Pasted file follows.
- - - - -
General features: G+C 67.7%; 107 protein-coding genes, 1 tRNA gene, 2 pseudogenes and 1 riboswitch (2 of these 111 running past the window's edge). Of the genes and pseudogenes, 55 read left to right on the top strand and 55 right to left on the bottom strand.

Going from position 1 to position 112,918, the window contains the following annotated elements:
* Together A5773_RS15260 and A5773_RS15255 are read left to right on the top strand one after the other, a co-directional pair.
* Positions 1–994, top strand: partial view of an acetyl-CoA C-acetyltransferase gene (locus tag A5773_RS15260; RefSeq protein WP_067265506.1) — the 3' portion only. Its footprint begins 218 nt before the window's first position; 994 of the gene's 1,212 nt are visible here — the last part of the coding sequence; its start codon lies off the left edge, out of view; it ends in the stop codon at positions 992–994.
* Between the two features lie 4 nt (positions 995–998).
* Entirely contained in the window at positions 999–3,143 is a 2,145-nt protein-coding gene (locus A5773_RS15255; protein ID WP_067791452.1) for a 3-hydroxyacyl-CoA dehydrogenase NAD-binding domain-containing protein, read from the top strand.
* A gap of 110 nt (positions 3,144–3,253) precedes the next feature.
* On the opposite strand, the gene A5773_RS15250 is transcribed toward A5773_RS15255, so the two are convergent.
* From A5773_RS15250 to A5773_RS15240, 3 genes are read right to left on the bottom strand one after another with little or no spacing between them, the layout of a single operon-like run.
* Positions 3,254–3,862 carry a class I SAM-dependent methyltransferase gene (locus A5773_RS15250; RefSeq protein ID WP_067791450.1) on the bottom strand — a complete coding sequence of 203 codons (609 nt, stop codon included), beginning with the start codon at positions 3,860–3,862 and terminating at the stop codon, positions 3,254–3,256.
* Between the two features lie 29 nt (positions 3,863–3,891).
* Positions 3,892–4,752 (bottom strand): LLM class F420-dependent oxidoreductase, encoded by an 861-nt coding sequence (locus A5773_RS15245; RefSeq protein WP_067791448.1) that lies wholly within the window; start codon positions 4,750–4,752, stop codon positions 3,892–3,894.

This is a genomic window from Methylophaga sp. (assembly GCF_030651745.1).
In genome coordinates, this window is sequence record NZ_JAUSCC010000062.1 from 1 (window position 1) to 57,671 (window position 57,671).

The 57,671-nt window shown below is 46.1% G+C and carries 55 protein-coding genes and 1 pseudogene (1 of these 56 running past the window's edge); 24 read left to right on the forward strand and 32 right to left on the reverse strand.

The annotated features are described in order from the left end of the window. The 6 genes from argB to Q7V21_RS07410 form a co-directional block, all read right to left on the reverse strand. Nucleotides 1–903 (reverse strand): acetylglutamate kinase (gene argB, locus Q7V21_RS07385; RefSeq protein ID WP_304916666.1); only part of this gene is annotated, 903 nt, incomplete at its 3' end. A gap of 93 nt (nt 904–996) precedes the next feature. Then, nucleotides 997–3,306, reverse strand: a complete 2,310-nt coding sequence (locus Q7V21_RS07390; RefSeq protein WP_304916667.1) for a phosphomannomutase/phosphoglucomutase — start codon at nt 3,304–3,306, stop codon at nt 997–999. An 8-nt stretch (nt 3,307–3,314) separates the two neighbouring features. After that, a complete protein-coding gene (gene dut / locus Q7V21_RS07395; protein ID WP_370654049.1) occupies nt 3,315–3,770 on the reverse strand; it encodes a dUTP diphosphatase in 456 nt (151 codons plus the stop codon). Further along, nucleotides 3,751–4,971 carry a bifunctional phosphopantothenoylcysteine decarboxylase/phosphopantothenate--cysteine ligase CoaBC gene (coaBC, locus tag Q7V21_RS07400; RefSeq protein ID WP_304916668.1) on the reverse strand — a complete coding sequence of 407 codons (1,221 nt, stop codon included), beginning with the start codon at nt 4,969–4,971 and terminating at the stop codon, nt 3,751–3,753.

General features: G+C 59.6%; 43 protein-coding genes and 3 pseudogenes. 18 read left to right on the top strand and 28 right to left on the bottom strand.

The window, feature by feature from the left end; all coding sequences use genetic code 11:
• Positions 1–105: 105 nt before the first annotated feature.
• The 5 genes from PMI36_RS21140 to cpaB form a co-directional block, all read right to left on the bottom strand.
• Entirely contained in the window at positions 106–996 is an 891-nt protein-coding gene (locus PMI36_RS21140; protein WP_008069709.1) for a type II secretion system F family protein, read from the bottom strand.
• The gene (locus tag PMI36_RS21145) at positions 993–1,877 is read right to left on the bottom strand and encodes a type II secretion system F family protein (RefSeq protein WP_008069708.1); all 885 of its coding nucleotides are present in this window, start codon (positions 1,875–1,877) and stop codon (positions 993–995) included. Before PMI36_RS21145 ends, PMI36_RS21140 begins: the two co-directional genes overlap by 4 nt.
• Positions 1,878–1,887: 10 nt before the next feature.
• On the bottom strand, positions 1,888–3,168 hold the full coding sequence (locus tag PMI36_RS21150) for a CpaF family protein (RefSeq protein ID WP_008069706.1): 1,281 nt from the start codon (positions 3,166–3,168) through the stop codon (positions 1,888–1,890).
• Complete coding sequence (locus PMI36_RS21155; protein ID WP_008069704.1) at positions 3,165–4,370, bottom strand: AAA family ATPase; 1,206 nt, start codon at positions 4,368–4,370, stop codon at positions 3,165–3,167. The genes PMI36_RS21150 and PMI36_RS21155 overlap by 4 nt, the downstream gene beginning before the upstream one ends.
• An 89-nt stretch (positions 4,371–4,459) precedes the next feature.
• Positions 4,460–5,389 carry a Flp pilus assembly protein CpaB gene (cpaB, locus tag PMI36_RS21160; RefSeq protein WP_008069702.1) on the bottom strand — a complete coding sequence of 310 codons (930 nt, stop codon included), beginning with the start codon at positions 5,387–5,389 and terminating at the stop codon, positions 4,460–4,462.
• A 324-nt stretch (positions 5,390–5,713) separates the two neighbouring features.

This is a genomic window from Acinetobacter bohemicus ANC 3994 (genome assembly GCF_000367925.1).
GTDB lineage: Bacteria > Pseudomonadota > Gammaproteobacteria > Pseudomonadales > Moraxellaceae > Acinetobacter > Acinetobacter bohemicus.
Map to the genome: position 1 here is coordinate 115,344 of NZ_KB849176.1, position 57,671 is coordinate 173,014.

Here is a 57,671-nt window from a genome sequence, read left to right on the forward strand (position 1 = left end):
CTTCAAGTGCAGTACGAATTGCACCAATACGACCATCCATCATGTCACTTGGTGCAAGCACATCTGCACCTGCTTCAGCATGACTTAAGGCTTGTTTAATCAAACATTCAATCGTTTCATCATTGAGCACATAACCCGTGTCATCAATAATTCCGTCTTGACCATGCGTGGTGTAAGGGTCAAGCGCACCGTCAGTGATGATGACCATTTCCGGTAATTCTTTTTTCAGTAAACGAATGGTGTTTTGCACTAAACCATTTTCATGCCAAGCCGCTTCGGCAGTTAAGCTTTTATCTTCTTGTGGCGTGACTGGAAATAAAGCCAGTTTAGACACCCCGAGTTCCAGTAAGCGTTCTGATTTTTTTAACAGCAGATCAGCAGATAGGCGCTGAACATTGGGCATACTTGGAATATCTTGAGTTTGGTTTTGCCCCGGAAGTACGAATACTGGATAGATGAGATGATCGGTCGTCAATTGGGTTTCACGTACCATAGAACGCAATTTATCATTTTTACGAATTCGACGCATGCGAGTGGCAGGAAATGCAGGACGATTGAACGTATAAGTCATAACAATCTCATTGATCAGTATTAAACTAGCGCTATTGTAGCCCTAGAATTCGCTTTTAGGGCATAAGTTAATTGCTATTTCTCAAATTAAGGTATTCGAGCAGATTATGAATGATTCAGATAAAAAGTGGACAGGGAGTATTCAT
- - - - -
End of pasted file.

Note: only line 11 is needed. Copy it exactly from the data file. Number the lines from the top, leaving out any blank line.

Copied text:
* Between the two features lie 29 nt (positions 3,863–3,891).